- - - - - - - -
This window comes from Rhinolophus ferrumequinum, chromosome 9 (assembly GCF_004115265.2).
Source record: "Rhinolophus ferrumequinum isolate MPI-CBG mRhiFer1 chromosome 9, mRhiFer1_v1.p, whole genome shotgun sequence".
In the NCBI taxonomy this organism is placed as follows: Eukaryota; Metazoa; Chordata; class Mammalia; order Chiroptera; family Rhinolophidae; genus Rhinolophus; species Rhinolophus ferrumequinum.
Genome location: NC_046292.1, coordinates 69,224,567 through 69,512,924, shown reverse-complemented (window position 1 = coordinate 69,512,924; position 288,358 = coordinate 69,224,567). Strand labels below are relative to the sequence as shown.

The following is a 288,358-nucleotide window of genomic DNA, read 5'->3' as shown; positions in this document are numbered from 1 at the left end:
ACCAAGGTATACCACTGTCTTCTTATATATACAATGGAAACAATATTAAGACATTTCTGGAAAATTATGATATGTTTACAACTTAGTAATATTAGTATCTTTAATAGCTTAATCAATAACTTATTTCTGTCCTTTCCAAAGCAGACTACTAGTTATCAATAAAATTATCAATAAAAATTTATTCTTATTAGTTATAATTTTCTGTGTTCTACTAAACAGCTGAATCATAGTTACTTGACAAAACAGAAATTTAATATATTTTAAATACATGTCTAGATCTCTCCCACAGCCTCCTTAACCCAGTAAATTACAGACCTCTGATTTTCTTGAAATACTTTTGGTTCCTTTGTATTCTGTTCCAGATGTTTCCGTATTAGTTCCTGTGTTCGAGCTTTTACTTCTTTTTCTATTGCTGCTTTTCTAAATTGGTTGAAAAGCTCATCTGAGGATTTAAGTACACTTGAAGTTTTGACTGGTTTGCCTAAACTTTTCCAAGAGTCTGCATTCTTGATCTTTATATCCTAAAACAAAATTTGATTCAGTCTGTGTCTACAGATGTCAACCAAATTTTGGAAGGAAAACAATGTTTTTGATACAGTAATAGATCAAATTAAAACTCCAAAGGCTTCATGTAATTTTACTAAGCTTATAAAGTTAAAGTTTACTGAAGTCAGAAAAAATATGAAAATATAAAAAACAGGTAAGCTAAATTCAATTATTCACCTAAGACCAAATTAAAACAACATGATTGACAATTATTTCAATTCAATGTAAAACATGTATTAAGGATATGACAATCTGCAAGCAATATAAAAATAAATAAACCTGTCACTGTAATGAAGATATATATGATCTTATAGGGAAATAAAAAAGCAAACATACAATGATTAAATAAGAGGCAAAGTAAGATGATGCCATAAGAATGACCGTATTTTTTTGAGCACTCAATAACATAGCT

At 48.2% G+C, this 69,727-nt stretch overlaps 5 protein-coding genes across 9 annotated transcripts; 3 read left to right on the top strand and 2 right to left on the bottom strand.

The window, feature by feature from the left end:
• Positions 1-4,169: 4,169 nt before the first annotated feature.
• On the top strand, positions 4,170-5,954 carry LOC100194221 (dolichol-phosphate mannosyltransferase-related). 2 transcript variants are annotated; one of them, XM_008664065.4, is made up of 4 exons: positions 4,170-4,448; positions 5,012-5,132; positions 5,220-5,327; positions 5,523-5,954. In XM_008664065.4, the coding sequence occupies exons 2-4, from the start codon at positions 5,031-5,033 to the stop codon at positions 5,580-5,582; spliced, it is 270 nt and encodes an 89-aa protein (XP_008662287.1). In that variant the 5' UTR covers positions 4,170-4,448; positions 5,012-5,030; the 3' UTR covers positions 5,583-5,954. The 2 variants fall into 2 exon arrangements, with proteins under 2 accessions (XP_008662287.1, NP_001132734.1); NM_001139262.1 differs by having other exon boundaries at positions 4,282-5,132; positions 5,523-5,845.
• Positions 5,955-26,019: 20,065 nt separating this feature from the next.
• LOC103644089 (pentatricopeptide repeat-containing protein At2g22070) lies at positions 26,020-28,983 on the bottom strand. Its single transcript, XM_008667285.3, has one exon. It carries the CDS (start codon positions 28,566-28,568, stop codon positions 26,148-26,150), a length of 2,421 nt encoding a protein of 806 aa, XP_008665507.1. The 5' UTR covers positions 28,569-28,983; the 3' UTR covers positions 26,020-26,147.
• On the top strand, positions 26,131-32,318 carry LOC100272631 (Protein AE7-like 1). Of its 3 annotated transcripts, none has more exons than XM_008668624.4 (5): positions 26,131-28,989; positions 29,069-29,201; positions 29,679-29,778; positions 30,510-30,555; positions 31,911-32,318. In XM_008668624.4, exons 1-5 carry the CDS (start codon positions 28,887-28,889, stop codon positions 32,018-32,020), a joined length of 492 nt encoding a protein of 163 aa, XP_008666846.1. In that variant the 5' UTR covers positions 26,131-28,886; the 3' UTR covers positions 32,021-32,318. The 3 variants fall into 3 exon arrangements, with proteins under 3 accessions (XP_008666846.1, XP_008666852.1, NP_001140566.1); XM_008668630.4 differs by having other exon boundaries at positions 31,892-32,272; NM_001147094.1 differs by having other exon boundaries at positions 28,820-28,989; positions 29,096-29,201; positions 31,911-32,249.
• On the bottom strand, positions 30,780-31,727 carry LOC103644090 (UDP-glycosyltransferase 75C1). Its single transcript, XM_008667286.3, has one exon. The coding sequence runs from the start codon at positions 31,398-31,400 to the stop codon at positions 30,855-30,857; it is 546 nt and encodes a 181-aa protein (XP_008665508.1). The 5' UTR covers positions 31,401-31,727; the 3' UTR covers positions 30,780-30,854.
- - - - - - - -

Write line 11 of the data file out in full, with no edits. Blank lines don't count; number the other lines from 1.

• Positions 5,955-26,019: 20,065 nt separating this feature from the next.